Ok, here goes: it's not so much what I think but what I've run across in the myriad of online forums, how-to's and instructions, text and video, on how to best secure your wireless home network. The collective info I've crammed in the ol' noggin is pointing to going with manually assigning IP addresses to my devices vs. having DHCP auto-assign them.

    Why do I think it's safer? Well, the obvious reason would be organization. If I know how many IP addresses are assigned to my devices, since I set them up and can keep track of them, I can always watch for an intruder. Some of the other benefits I'm hoping to bring to my setup is for remote access [LogMeIn, TeamViewer], online gaming [Steam], viewing home security cams/etc. when I'm on a trip and, maybe in the future, an FTP and/or game server. All of these functions would benefit from a static IP address. Also, I do computer repair work on the side. Knowing that when I bring a system in for repairs [since it's a home business] that the IP address assigned to said machine does not use the range of addresses I've assigned to my own devices is preferable to me.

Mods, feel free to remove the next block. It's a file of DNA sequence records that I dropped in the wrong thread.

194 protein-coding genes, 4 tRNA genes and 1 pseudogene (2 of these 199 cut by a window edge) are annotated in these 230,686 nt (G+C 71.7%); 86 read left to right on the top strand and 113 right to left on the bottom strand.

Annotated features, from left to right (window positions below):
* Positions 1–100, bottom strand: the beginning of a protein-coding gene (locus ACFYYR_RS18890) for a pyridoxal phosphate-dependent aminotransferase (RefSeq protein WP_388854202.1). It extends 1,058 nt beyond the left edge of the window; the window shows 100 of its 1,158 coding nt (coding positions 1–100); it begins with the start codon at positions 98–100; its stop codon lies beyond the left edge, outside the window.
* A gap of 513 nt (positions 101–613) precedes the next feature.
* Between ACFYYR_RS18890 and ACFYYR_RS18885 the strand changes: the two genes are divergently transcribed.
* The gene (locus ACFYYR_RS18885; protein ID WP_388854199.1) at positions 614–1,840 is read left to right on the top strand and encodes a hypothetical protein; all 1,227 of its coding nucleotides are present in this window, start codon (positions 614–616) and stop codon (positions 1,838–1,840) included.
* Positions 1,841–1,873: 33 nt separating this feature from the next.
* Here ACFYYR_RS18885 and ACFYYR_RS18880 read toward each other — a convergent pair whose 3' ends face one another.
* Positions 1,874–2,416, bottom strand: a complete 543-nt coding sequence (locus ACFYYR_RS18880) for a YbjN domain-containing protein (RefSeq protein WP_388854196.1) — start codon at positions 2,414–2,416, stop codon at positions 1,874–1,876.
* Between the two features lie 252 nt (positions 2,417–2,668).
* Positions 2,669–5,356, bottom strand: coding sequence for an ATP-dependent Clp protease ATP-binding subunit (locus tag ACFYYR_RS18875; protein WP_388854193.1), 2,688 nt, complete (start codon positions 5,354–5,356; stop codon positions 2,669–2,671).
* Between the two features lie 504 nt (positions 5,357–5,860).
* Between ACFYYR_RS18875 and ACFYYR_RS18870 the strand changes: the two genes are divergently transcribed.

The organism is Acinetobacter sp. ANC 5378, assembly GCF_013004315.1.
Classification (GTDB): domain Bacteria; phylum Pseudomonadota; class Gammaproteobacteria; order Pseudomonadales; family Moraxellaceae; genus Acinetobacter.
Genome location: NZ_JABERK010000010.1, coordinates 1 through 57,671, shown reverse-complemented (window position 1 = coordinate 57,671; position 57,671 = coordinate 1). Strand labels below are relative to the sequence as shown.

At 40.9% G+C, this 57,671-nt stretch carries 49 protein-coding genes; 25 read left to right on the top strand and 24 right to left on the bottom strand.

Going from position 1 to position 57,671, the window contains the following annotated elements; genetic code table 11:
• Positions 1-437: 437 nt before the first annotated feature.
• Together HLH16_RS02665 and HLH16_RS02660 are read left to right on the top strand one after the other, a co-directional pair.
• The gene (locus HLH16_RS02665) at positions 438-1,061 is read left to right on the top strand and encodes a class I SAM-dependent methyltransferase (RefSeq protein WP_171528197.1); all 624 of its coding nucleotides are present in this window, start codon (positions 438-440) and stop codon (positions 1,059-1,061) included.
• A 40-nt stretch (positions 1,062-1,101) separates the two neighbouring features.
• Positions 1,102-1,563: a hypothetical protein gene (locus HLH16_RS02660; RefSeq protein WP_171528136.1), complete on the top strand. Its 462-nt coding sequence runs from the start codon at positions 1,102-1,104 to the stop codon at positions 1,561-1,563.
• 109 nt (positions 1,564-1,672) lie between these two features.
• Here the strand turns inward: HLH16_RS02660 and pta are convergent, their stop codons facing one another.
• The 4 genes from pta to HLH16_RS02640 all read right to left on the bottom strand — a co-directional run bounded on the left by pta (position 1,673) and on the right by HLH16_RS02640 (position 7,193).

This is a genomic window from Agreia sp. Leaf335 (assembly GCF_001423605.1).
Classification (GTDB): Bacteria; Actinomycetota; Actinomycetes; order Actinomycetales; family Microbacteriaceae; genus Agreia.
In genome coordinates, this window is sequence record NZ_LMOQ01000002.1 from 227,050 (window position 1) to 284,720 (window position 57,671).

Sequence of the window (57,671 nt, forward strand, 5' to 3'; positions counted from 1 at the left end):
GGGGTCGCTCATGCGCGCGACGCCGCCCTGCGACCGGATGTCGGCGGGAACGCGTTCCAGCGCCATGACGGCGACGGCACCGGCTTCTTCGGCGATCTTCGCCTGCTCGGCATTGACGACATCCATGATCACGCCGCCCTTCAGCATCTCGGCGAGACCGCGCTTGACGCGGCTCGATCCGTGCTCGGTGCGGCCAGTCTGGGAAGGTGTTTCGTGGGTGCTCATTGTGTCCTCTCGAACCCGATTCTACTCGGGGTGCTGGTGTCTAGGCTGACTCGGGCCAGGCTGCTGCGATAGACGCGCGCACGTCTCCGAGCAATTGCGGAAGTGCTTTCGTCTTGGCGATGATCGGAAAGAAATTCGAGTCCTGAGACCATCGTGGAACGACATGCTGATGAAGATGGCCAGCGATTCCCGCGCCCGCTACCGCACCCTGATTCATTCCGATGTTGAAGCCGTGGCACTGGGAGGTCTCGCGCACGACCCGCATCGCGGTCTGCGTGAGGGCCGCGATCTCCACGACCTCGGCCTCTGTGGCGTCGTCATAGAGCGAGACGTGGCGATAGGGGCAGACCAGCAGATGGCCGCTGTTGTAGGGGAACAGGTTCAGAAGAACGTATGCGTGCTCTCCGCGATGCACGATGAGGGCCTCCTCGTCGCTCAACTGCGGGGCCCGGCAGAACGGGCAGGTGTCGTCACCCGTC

Beyond these things mentioned, I do realize that overall, there's really no outward reason that one method [dynamic vs. static] is "better" than the other. As mentioned, I am NO expert but learning as I go.

    My main reason for posting is to find out what is the best way to go about doing all this. Router settings vs. in Windows/etc.
  3. OK, I prefer to use DHCP and 'lock' certain devices (in the router setup) to a given IP address as needed. Those locked IPs work just fine with port forwarding.

    As far as working on other PCs: I have a second router attached to my LAN, and I only connect outside PCs to this so they are isolated form by devices but can still access the Internet for downloads.